Color Conversion

Color is the third and final design element that must be carefully monitored throughout the production process. Color is the detectable difference between two distinct frequencies of visible light. The human eye uses sensors to detect the component primary colors and the brain uses this information to determine actual composite color. Computers store color information in essentially the same way: each color is broken down into primary colors such as red, green and blue (hence the name, RGB color). This technique is fairly consistent among all digital technologies, but what is not consistent is the amount of precision used to store each component color. For instance, at four bits per color, a total of 4096 (212) unique colors can be represented, whereas with six bits per, that total jumps up to of 262,144 (218) colors.

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Figure 3: RGB color model (www.weblo.com)

Amazingly, the human eye can distinguish many more colors than this, well into the millions. It is for this reason that many applications now dedicate 8 bits to each primary color for a total of 24 bit color. Again, the total number of permutations grows exponentially to a monstrous 16,777,216 (224). The reason this is so important is that during the process of converting from one format to another, color information can be lost. In this example, a drop from 24 bit color to 18 bit color results in a loss of 98.5% of the original color depth. How important this loss of detail becomes is highly situational. A picture of a ball or balloon or a bicycle could be considerably discolored without incident, but a corporate logo misrepresented would draw the ire of marketing types quite quickly. Ferrari red is a very specific red as is IBM blue and McDonald’s yellow. These things must be kept, not just close, but verbatim, as we transition from file to print.

Paper Selection

Paper selection may seem trivial, but nothing could be further from the truth. In order for a document to achieve the desired look and feel, whether professional or playful, it is imperative that the proper size, weight, and brightness be chosen. Even relatively small campus print shops such as UCF’s “The Spot” have considerable options to choose from; larger print facilities such as Fed-Ex Kinko’s expand this selection even further.

Size

When selecting a paper size, one must choose between standard and custom sizes. As with many standards, paper options may differ depending on one’s location in the world. The standard-sized printer paper used in the United States and Canada, formally known as US Letter, measures in at 8.5˝ by 11˝. Outside of North America, the standard-size paper is referred to as A4, which is slightly more elongated at 8.3” by 11.7”. It should be noted that if a document formatted for US Letter were to be printed elsewhere in the world (or vice versa), it would not print as intended. An additional paper size commonly used in the United States is called Legal Paper which is precisely 3” longer than standard. As one might expect, such paper is typically used for legal documentation but can be used for other publications if the situation demands. Naturally page size has a major impact on the price of any print job. Not only do larger sized sheets cost more than smaller ones, but custom sizes also cost far more than standard sizes.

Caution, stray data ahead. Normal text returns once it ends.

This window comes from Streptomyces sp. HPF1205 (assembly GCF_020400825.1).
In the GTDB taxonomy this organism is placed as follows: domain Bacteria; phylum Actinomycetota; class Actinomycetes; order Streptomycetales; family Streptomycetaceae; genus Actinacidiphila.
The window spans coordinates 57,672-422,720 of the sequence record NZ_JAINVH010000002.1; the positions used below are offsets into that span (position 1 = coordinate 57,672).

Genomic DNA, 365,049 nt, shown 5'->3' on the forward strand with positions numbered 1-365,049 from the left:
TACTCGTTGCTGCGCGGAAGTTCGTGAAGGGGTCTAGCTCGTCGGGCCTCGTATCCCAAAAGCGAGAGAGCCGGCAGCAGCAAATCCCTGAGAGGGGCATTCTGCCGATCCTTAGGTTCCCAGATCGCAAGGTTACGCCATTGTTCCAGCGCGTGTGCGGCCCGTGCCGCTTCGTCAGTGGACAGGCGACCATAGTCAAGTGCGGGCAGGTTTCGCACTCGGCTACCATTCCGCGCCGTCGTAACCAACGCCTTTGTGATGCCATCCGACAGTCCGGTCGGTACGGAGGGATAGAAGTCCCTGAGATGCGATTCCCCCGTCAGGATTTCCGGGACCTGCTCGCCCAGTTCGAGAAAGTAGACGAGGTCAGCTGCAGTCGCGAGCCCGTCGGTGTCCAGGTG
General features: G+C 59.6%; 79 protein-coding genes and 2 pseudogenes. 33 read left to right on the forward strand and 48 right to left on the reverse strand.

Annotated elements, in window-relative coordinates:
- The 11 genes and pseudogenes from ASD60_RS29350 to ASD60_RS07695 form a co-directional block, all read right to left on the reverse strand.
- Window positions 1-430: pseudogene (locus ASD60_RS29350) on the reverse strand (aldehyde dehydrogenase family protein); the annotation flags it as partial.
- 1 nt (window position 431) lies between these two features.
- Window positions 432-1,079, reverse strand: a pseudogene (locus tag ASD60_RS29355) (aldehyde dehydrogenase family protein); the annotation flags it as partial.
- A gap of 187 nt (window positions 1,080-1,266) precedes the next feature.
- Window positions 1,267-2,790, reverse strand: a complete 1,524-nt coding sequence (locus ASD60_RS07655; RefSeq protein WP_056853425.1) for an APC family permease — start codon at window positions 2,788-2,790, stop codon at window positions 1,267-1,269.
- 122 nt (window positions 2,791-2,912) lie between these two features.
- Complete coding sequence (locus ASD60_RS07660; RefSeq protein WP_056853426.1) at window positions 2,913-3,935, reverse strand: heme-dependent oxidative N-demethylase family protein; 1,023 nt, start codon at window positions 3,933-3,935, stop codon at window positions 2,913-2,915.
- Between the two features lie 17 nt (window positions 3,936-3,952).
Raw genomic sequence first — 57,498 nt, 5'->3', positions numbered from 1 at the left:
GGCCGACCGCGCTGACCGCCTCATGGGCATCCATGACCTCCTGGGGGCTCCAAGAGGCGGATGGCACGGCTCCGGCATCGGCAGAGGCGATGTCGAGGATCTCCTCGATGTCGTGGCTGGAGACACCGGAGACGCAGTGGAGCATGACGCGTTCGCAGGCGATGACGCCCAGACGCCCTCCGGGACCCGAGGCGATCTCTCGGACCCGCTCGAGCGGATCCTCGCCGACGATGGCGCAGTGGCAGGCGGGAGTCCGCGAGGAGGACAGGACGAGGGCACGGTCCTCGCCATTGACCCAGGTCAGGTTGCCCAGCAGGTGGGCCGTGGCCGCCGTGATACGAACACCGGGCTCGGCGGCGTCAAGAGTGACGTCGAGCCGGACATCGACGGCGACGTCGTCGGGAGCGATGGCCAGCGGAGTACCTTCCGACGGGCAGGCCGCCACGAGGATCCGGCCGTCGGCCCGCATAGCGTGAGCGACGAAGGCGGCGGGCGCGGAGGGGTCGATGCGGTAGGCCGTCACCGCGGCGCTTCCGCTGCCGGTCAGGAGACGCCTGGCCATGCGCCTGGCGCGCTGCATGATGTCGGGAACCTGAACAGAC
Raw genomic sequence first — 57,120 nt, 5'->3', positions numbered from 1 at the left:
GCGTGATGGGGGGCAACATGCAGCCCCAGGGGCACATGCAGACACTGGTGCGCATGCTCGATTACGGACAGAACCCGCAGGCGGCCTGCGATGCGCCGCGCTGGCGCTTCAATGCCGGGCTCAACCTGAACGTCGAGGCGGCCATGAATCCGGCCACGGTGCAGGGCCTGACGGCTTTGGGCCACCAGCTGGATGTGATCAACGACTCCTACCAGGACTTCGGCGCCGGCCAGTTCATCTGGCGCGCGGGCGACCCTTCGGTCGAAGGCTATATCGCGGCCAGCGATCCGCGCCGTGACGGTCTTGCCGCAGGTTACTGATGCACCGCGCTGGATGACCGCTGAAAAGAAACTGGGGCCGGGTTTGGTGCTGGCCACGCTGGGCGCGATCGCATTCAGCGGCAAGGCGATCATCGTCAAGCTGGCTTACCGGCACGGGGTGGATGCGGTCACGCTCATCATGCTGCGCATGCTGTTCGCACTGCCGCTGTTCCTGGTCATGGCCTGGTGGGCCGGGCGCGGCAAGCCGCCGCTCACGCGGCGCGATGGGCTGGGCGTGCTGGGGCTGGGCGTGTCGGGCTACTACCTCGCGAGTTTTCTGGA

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Figure 4: Paper Sizes (www.chinaprintingsolutions.com)

Weight

The second consideration in choosing a paper type is its weight. The weight of a paper is designated by the fixed weight, measured in pounds, of 500 sheets of the basic sheet size. This gives us a definition, but what does that mean for the end user? The easiest way of describing this is by simply thinking about what a single sheet of paper feels like. Paper with greater weight also has greater thickness and firmness. The thickness of a single sheet of paper is called its caliper. The higher the caliper, the less likely it is to bend or wrinkle. Extremely high caliper paper is referred to as cardstock and is used primarily for the document’s cover and, in some cases, page separators. Much like with paper sizes, increasing the paper’s weight has a major impact on production cost.

Brightness

Brightness is the third and final consideration in choosing a paper. Brightness refers to a paper’s ability to reflect light and has a major effect on both the vibrancy of images and the sharpness of text. It is measured on a scale from 1 to 100 with 100 being the brightest or most light reflective. While brightness level is not easily determined when viewing a single sheet, comparing two sheets side by side will make the difference quite noticeable. Desktop printers generally use paper with brightness in the 80s. Photo-quality paper ranks in the high 90s so that printed photographs appear more vibrant. Certain paper manufactures such as HP, only sell paper with brightness above 90 in retail stores because consumers tend to buy the brightest paper available.

Binding Selection

A very important issue that all publishers face is that of binding their final product together. When choosing a type of binding, it is imperative to consider the appearance, usability, durability and price of the final product. Document binding has a major impact on all of these factors. It is well known that a book is often judged by its outwardly appearance; if a potential reader does not find the binding aesthetically pleasing, they may pass it over your document in favor of another. It is crucial to consider how the document will be used and select a binding that will survive this type of usage over the entire life of the product. Finally, when making these choices, we must also consider that every decision will affect the price.